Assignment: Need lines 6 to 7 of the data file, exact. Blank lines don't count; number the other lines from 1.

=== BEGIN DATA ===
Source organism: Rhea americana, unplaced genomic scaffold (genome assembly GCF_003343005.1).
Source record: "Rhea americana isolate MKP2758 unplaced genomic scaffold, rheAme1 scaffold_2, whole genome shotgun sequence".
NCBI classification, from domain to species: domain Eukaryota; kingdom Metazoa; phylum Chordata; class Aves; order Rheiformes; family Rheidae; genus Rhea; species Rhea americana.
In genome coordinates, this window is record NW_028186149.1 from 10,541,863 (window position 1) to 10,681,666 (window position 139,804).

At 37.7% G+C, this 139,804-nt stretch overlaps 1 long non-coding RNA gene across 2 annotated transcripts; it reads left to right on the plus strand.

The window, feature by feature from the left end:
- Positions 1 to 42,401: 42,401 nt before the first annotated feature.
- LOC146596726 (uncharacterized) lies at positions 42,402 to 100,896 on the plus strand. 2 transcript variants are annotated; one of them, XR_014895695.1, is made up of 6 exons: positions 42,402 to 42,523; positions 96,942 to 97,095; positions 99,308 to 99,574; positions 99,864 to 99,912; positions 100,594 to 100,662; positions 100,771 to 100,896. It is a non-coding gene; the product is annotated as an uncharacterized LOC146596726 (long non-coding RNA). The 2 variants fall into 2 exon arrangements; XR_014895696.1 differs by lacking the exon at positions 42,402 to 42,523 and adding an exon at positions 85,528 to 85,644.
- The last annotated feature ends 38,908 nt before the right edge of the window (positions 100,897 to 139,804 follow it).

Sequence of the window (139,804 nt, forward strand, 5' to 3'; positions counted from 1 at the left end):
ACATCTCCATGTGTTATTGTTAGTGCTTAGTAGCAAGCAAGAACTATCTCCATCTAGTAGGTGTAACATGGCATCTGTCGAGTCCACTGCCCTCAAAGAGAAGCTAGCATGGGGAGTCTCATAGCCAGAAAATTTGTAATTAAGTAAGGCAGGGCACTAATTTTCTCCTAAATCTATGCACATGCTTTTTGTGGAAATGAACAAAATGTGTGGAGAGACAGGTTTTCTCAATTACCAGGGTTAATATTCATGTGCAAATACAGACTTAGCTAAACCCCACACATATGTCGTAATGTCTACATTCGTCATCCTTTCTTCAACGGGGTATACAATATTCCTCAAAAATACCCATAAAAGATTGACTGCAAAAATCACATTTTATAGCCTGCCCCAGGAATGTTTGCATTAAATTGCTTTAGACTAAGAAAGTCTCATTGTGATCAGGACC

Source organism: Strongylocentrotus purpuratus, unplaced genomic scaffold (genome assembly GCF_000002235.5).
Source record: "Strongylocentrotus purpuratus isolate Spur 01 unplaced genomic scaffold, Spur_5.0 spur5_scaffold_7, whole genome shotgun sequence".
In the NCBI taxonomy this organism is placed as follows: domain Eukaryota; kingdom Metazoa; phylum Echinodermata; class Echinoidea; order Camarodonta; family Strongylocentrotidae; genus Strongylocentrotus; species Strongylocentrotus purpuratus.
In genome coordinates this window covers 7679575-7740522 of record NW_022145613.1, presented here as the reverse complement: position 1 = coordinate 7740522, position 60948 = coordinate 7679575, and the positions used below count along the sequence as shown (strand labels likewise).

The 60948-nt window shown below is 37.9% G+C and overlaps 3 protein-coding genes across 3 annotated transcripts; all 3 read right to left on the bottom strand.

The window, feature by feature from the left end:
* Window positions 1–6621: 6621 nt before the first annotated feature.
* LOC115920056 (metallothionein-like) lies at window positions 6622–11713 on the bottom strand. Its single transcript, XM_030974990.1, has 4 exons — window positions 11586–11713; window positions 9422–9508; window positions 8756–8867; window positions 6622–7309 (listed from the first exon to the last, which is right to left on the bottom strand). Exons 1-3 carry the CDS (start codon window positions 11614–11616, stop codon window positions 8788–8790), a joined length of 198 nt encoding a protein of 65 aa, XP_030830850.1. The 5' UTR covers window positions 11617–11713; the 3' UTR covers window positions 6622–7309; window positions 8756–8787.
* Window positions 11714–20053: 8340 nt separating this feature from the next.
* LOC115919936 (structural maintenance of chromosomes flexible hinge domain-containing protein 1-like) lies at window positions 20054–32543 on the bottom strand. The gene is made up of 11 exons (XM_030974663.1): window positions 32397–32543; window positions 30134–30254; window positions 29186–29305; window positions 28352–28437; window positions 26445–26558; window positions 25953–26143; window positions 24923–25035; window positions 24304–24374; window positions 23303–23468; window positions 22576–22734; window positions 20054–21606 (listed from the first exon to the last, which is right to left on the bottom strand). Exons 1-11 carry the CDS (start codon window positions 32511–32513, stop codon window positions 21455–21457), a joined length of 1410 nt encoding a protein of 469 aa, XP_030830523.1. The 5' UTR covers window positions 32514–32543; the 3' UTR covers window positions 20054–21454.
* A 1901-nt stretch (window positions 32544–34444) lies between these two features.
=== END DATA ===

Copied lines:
The window, feature by feature from the left end:
- Positions 1 to 42,401: 42,401 nt before the first annotated feature.